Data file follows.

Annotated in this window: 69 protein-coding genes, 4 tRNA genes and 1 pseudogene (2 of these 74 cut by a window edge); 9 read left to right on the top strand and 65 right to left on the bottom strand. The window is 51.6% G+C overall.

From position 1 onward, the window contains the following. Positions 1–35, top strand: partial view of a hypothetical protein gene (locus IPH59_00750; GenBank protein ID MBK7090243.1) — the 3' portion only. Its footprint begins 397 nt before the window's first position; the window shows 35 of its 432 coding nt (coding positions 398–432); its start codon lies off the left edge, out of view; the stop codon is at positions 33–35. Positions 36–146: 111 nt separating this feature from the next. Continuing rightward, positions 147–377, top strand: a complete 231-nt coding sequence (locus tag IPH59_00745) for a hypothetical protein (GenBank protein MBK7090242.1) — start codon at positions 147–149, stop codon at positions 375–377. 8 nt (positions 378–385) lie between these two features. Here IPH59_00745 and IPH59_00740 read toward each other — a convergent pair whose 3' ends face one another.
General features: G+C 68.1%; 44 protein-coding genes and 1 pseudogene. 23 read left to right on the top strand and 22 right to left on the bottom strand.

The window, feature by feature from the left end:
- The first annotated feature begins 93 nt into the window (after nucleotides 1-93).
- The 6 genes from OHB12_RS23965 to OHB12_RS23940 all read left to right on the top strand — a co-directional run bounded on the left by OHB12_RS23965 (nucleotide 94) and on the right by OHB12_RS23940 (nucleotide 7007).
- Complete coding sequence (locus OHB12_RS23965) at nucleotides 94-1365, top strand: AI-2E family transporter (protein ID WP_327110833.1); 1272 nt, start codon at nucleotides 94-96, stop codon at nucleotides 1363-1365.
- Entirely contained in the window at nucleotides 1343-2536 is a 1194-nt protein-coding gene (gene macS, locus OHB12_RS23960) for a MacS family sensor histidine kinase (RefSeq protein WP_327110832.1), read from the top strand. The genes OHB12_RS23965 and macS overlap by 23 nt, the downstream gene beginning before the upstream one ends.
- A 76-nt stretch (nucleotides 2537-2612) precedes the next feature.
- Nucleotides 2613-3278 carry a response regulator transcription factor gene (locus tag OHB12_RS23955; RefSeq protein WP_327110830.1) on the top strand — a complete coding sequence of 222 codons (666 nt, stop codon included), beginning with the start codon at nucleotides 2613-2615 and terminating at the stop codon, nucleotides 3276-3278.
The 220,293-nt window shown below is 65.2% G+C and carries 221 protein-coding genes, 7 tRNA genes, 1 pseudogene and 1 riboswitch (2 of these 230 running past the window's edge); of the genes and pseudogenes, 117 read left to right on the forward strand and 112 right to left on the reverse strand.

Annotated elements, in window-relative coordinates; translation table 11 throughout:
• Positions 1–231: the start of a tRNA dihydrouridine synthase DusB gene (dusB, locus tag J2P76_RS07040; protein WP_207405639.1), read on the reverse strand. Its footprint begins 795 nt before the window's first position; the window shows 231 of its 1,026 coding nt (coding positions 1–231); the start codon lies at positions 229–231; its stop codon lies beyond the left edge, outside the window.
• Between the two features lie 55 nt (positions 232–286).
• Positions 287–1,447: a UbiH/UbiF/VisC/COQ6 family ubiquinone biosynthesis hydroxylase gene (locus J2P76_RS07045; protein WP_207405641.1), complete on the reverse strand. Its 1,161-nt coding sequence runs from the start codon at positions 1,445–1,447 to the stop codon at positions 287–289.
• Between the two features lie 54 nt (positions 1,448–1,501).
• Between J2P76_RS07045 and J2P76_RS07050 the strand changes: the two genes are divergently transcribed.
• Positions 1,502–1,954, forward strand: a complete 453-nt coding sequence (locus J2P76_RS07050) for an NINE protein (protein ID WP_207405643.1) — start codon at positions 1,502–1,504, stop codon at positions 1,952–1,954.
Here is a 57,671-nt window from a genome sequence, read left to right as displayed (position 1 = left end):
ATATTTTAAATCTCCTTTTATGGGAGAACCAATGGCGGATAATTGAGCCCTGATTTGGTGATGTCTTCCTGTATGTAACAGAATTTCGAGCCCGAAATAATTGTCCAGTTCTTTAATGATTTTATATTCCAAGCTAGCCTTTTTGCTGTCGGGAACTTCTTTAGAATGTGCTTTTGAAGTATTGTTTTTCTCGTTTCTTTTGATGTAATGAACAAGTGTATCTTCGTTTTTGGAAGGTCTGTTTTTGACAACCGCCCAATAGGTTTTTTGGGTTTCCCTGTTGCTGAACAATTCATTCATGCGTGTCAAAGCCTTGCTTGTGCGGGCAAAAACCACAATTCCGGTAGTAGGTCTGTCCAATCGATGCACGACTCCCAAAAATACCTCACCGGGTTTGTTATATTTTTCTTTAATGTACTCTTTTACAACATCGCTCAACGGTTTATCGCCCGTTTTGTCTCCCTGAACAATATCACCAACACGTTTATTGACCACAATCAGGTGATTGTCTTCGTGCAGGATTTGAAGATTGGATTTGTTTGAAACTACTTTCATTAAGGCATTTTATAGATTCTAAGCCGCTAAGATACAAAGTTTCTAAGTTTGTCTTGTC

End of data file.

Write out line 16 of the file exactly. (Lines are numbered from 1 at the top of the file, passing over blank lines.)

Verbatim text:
• Between the two features lie 54 nt (positions 1,448–1,501).